The death toll for Iraqi civilians and members of its security forces fell to 865 last month, less than half the number of fatalities for the same month a year ago, according to Iraqi government figures.
The decreasing violence against Iraqis mirrors the drop in fatalities among U.S. forces. In July, five Americans were reported killed as a result of combat in Iraq, the lowest monthly number of deaths for the U.S. military in the war's five years.
The number of Iraqis killed last month was far lower than the 1,980 killed in July 2007 and lower than the 914 killed in Baghdad alone that month. The figures were provided by an Interior Ministry official who declined to be named because he was not authorized to speak with the media.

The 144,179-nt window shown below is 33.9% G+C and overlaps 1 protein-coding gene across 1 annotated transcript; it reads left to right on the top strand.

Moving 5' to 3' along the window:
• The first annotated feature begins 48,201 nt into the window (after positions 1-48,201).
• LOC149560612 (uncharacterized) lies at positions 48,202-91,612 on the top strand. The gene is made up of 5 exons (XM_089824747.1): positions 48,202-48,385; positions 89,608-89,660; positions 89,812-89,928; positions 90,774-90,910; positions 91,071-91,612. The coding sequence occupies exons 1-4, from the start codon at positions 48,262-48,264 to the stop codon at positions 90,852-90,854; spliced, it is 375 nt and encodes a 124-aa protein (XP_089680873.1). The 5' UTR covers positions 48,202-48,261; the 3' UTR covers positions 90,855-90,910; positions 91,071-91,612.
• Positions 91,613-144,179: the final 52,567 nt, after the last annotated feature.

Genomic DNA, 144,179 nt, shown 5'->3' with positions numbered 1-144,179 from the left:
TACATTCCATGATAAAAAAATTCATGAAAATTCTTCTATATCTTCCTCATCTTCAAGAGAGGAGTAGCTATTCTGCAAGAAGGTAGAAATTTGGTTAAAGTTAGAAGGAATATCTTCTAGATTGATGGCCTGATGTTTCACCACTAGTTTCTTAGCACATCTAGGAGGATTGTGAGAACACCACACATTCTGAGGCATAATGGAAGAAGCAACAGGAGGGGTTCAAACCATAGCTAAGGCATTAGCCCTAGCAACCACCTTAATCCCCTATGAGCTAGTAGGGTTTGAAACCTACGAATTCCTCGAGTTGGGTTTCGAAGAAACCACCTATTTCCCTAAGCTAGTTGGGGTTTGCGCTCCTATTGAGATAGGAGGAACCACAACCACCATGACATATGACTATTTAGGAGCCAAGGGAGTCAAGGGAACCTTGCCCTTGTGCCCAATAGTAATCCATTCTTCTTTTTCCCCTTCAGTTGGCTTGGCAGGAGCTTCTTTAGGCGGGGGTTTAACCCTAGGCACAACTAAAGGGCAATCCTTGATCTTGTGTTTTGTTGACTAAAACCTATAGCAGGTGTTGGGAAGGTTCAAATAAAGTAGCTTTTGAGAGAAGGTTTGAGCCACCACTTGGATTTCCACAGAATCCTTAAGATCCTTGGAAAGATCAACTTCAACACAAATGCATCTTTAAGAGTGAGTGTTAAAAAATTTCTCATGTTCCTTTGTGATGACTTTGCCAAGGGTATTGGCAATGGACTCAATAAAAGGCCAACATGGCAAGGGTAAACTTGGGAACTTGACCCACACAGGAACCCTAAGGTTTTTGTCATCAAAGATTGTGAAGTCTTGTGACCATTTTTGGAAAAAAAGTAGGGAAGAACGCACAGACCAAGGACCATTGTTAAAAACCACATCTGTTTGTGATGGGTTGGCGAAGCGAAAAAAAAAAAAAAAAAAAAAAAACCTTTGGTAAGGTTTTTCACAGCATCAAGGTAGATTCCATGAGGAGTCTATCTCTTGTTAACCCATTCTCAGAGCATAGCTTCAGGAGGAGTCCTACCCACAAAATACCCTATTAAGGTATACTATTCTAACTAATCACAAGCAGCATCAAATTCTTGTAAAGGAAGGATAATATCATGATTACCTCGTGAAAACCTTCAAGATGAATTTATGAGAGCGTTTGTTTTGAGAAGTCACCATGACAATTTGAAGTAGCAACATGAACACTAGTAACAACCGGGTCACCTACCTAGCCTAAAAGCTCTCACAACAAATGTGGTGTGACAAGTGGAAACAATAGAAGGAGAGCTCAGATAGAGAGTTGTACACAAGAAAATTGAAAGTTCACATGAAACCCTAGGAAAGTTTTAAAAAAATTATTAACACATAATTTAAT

Also on Friday, Prime Minister Nouri al-Maliki waded into a sensitive political issue with comments emphasizing the primacy of the central government. Kurds and some Shiites tend to support more power for local regions, while Sunni Arabs are strongly in favor of more central authority.
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Al-Maliki told tribal leaders in Baghdad the central government “must be more powerful than the federated regions, not the other way around.”
His comments appeared to be a response to the tense situation in Kirkuk, where a Kurdish majority of the provincial council called Thursday for the area to be annexed by the Kurdish regional government.